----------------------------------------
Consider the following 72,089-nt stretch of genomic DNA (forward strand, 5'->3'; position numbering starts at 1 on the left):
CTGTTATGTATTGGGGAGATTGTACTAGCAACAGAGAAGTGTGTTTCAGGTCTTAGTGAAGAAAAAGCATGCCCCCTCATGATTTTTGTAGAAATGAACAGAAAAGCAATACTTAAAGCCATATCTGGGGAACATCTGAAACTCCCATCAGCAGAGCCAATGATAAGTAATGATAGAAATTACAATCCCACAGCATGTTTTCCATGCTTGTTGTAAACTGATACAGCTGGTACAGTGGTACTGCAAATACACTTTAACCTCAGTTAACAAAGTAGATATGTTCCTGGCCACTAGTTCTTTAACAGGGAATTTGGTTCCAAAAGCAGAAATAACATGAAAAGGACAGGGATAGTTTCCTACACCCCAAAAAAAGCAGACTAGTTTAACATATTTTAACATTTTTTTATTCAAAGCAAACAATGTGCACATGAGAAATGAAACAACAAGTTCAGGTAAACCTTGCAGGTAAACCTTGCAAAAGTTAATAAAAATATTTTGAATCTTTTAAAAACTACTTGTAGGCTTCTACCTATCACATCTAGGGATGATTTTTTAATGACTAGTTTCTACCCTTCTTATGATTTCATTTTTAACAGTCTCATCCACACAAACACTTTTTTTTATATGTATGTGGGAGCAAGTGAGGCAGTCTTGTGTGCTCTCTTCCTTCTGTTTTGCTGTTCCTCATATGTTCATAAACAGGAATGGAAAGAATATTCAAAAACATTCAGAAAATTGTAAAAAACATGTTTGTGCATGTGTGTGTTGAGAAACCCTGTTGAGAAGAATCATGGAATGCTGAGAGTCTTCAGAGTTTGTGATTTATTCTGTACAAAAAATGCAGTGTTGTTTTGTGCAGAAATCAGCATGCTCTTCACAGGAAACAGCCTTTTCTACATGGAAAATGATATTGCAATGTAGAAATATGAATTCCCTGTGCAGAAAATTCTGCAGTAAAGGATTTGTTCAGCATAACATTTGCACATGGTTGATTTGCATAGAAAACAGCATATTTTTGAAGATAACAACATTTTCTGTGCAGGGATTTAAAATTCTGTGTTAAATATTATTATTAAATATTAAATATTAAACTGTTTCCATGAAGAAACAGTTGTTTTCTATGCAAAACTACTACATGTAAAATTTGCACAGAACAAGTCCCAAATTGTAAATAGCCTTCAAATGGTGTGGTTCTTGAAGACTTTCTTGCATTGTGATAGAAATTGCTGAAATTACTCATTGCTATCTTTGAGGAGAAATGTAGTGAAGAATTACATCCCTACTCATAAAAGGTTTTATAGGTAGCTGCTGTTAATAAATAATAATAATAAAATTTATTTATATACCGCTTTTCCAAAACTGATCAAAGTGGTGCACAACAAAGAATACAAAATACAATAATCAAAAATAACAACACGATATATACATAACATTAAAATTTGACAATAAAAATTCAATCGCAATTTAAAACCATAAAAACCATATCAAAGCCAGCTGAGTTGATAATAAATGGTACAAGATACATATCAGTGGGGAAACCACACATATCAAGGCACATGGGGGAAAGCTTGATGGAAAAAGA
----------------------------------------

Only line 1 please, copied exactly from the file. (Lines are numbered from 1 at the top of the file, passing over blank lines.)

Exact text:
Consider the following 72,089-nt stretch of genomic DNA (forward strand, 5'->3'; position numbering starts at 1 on the left):